Illegal immigrants in their own country: China’s migrant workers

Doors sealed off by authorities after residents were evicted from a migrant village on the outskirts of Beijing. Image: Getty.

Last year, eight-year-old Wang Fuman went viral in China. Covered in ice after walking an hour and a half to school, he featured in government media as a testament to the determination of the poorer Chinese to secure a good education. But he also shows the effects of the government’s Household Registration System (Hukou) that separates urbanities from rural China.

Before his fame, his father was a migrant worker whom he saw twice a year. Neither his home nor his school had central heating. He spent his time outside the classroom tending his grandmother’s farm and subsisted on a diet of boiled potatoes. He was one of the hundreds of millions of losers in the Hukou lottery.

Wang Fuman, after his treacherous jouney to school. Image: author provided.

The system originally controlled the movement of Chinese people, with changing registration from one place to another almost impossible. In times of famine, being registered to a rural area could be a death sentence.

Nowadays urbanities can relatively easily transfer their registration between two cities in the same tier (every Chinese city is classified into one of four tiers based on population, GDP and whether it is a provincial capital). Once leisure travel was almost impossible tourism, but now it is a trillion-dollar industry fuelled mostly by China’s newly rich, urban registered middle class.

Those registered in rural areas are now free to move to the city – and hundreds of millions have. But when they arrive, they usually cannot transfer their registration. This means they have no access to the local ‘minimum level’ service, which tops up incomes for the urban working poor and provides a workfare program for the unemployed.

They often also lose their land in the countryside. They have limited access to non-emergency care in urban hospitals, which are of much higher quality than rural ones. Their children cannot be educated in urban schools. Fees can sometimes be paid to allow access, but this is too expensive for most migrants, who are left with the option of either sending their children to low-standard, illegal private schools in the city or leaving them behind with relatives in the village. Some children spend their entire childhood living apart from their parents, just so they can access a second rate rural education – with education spending in cities around 10 times higher than in nearby rural areas.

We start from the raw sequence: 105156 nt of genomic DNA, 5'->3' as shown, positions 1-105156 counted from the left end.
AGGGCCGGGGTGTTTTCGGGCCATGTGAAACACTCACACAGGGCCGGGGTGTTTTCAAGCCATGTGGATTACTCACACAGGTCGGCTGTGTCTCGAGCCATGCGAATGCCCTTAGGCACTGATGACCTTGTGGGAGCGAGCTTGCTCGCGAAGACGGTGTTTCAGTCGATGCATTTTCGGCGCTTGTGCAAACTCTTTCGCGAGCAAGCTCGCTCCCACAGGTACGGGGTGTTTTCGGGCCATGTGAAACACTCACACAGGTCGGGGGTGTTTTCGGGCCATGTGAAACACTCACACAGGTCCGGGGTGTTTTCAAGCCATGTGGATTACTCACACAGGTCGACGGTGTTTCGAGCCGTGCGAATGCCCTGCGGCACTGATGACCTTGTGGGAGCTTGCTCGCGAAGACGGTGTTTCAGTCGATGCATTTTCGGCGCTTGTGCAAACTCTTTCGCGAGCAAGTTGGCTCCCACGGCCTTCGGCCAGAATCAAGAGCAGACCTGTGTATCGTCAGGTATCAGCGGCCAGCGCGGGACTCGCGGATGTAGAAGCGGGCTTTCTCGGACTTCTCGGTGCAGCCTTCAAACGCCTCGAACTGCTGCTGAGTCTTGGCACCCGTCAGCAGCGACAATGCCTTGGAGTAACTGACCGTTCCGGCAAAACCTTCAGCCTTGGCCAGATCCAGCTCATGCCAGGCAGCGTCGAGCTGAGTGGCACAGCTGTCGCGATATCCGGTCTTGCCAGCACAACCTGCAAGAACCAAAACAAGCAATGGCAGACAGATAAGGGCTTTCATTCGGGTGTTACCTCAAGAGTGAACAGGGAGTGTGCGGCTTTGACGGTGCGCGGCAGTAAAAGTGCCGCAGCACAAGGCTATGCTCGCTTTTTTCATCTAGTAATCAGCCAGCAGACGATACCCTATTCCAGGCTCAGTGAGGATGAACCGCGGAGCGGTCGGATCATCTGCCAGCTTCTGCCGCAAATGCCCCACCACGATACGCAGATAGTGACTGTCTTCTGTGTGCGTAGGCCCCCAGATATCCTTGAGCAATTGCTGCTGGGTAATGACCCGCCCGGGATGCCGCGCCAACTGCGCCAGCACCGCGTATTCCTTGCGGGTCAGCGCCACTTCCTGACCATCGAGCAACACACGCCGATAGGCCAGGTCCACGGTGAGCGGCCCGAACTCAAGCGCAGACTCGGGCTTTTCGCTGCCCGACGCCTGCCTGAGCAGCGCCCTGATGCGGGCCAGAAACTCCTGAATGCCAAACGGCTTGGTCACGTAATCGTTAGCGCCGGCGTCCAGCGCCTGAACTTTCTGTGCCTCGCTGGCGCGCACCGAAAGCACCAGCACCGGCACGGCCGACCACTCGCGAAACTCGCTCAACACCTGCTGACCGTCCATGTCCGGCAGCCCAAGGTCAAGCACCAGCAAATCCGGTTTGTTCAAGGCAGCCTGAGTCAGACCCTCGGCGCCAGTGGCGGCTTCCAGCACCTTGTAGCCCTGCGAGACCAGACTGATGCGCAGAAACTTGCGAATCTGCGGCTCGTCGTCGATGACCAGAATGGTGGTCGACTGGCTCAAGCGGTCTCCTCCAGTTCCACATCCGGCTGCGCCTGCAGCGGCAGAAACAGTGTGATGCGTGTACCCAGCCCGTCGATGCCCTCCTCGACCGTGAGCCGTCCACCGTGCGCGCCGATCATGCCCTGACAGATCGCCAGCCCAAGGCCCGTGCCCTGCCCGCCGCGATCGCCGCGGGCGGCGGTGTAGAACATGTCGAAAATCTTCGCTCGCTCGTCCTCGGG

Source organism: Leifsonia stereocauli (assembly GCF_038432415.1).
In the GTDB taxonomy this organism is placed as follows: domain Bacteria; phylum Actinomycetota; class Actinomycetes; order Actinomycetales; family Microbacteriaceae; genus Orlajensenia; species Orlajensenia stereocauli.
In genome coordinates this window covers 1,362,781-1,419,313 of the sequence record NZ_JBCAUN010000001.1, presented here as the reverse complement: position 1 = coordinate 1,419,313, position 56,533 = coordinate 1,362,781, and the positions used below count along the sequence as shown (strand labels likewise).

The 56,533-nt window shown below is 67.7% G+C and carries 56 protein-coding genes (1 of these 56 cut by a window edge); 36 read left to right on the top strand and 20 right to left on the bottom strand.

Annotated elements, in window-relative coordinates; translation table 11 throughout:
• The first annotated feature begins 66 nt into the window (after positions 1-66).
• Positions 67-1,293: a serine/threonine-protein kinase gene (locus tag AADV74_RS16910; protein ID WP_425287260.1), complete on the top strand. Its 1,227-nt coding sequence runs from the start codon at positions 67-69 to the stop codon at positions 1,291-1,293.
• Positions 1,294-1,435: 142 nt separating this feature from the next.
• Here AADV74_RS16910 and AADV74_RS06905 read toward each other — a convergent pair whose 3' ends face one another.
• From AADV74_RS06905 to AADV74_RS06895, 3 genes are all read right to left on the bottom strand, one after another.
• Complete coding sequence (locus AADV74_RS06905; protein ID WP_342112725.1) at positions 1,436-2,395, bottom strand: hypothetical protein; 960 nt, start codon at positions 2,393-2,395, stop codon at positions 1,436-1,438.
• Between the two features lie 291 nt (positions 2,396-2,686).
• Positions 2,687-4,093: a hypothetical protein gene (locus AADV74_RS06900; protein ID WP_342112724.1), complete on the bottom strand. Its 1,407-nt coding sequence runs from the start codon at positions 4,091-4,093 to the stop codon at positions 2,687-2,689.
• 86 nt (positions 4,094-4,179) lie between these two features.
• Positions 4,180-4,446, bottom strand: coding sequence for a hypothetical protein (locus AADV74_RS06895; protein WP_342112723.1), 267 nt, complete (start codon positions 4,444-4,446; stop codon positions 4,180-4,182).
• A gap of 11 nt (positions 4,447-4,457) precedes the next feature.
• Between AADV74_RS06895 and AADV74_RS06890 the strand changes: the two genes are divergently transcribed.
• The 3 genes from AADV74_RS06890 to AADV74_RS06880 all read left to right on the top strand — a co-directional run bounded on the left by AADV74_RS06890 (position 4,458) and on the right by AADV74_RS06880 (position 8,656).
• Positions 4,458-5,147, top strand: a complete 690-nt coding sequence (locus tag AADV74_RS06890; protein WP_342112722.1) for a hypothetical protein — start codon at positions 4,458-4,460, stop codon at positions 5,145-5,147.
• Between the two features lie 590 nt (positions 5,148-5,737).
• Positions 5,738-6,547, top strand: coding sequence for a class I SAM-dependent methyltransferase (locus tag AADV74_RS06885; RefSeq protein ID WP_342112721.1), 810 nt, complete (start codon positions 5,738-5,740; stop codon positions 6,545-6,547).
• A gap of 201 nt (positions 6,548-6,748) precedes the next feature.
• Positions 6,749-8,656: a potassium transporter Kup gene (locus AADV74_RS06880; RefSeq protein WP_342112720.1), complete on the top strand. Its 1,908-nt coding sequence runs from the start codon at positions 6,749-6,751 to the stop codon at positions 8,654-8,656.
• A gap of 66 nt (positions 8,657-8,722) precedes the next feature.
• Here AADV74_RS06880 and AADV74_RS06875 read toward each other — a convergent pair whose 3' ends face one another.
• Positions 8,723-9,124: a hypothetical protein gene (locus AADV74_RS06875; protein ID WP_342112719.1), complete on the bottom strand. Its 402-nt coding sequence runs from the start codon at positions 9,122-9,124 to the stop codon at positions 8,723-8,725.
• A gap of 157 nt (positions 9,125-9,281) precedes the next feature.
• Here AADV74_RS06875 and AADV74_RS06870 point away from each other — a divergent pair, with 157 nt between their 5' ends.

Last autumn, the Beijing local government destroyed the homes of thousands of people with rural Hukou, urging them to ‘go back home’ to villages thousands of miles away that many had not seen in decades.

While this campaign was eventually halted after outrage from both the public and government media organisations, it shows how precarious the existence of those with rural Hukou is. Around 250 million rural people who have moved to the city are illegal immigrants in their own country. Those unable to make the move forgo wages that are three to four times higher in the cities. At least 30 million Chinese people still live in extreme poverty – almost all of them in the countryside.   

Hukou is therefore a massive anchor on Chinese growth. While urban-based industries and service sectors struggle to fill vacancies for unskilled and semi-skilled workers, Chinese agriculture is over-manned and inefficient.

While China’s economic growth is impressive and shows no sign of stopping, it no longer follows the trajectory of countries like South Korea and Taiwan, which went from a near universal extreme poverty to near universal prosperity in a generation.